The TTL value of an IP packet represents the maximum number of IP routersthat the packet can go through before being thrown away.In current practice you can expect each router in the Internet to decrementthe TTL field by exactly one.

The TCP/IP specification states that the TTL field for TCPpackets should be set to 60, but many systems use smaller values(4.3 BSD uses 30, 4.2 used 15).

The maximum possible value of this field is 255, and most Unix systems setthe TTL field of ICMP ECHO_REQUEST packets to 255.This is why you will find you can ``ping'' some hosts, but not reach themwithtelnet(1)orftp(1).

In normal operation ping prints the ttl value from the packet it receives.When a remote system receives a ping packet, it can do one of three thingswith the TTL field in its response:

*
Not change it; this is what Berkeley Unix systems did before the4.3BSD Tahoe release. In this case the TTL value in the received packetwill be 255 minus the number of routers in the round-trip path.
*
Set it to 255; this is what current Berkeley Unix systems do.In this case the TTL value in the received packet will be 255 minus thenumber of routers in the path fromthe remote system to the pinging host.
*
Set it to some other value. Some machines use the same value forICMP packets that they use for TCP packets, for example either 30 or 60.Others may use completely wild values.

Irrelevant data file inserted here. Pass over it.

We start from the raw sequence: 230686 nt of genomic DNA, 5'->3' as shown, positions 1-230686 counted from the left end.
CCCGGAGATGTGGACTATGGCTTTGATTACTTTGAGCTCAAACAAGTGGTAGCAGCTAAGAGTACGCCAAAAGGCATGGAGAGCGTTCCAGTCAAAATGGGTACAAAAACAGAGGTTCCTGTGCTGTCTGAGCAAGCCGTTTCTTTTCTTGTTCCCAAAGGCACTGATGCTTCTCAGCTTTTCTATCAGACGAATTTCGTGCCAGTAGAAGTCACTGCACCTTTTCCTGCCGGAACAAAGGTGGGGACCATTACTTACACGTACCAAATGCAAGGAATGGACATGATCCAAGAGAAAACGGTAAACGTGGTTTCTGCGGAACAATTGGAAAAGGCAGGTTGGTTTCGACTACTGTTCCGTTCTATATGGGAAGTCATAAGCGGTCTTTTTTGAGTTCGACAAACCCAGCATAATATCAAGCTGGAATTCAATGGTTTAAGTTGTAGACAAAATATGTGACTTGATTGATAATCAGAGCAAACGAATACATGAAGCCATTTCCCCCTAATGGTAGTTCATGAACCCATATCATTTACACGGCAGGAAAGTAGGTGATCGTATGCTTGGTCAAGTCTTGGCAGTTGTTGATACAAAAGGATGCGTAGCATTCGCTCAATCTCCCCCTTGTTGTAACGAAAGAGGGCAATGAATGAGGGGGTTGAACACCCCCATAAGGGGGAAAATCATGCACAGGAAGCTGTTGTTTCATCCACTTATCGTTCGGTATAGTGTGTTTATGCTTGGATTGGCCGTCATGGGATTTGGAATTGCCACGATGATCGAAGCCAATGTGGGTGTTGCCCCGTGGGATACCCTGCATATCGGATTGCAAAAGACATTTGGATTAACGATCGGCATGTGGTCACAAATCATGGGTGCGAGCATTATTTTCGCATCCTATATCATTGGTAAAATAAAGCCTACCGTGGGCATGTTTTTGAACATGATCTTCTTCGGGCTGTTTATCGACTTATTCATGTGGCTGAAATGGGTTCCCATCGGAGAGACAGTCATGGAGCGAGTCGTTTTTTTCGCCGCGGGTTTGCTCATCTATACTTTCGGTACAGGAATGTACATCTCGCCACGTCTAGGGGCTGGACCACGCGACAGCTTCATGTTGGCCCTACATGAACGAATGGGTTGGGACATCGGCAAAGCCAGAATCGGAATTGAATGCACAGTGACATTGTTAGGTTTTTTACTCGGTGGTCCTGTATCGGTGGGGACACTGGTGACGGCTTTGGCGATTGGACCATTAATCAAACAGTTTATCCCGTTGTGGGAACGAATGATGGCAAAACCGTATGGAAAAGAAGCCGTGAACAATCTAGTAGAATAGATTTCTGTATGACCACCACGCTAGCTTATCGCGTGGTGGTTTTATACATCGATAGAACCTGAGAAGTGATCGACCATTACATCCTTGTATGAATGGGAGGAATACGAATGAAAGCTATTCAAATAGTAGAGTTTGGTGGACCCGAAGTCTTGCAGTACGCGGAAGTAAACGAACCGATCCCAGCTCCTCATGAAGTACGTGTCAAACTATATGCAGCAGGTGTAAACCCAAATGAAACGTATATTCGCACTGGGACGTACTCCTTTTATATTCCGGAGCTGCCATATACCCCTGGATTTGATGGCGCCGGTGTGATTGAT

BUGS

*
Many Hosts and Gateways ignore the RECORD_ROUTE option.
*
The maximum IP header length is too small for options likeRECORD_ROUTE to be completely useful.There's not much that that can be done about this, however.
*
Flood pinging is not recommended in general, and flood pinging thebroadcast address should only be done under very controlled conditions.
 

SEE ALSO

netstat(1),ifconfig(8). 

HISTORY

The ping command appeared in 4.3BSD.

The version described here is its descendant specific to Linux. 

SECURITY

ping requires CAP_NET_RAWIO capabilityto be executed. It may be used as set-uid root. 

AVAILABILITY

ping is part of iputils packageand the latest versions are available in source form for anonymous ftpftp://ftp.inr.ac.ru/ip-routing/iputils-current.tar.gz.


 

Index

NAME
SYNOPSIS
DESCRIPTION
OPTIONS
ICMP PACKET DETAILS
DUPLICATE AND DAMAGED PACKETS
TRYING DIFFERENT DATA PATTERNS
TTL DETAILS
BUGS
SEE ALSO
HISTORY
SECURITY
AVAILABILITY